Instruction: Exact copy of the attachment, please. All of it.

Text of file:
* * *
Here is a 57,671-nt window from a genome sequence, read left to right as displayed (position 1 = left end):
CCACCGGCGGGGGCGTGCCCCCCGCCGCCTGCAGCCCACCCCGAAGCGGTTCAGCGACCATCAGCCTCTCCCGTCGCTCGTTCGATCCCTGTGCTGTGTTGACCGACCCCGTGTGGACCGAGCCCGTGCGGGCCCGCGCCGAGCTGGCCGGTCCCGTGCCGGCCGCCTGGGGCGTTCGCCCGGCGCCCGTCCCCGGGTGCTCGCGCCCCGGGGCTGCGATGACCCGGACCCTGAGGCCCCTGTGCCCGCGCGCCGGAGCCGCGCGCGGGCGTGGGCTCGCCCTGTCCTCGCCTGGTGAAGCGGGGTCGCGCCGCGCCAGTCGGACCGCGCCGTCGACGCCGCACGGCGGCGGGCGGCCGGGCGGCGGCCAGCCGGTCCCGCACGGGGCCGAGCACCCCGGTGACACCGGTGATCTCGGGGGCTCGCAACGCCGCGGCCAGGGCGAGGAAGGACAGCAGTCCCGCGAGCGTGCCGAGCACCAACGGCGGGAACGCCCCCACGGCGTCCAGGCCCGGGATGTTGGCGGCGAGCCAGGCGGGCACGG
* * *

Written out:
Here is a 57,671-nt window from a genome sequence, read left to right as displayed (position 1 = left end):
CCACCGGCGGGGGCGTGCCCCCCGCCGCCTGCAGCCCACCCCGAAGCGGTTCAGCGACCATCAGCCTCTCCCGTCGCTCGTTCGATCCCTGTGCTGTGTTGACCGACCCCGTGTGGACCGAGCCCGTGCGGGCCCGCGCCGAGCTGGCCGGTCCCGTGCCGGCCGCCTGGGGCGTTCGCCCGGCGCCCGTCCCCGGGTGCTCGCGCCCCGGGGCTGCGATGACCCGGACCCTGAGGCCCCTGTGCCCGCGCGCCGGAGCCGCGCGCGGGCGTGGGCTCGCCCTGTCCTCGCCTGGTGAAGCGGGGTCGCGCCGCGCCAGTCGGACCGCGCCGTCGACGCCGCACGGCGGCGGGCGGCCGGGCGGCGGCCAGCCGGTCCCGCACGGGGCCGAGCACCCCGGTGACACCGGTGATCTCGGGGGCTCGCAACGCCGCGGCCAGGGCGAGGAAGGACAGCAGTCCCGCGAGCGTGCCGAGCACCAACGGCGGGAACGCCCCCACGGCGTCCAGGCCCGGGATGTTGGCGGCGAGCCAGGCGGGCACGG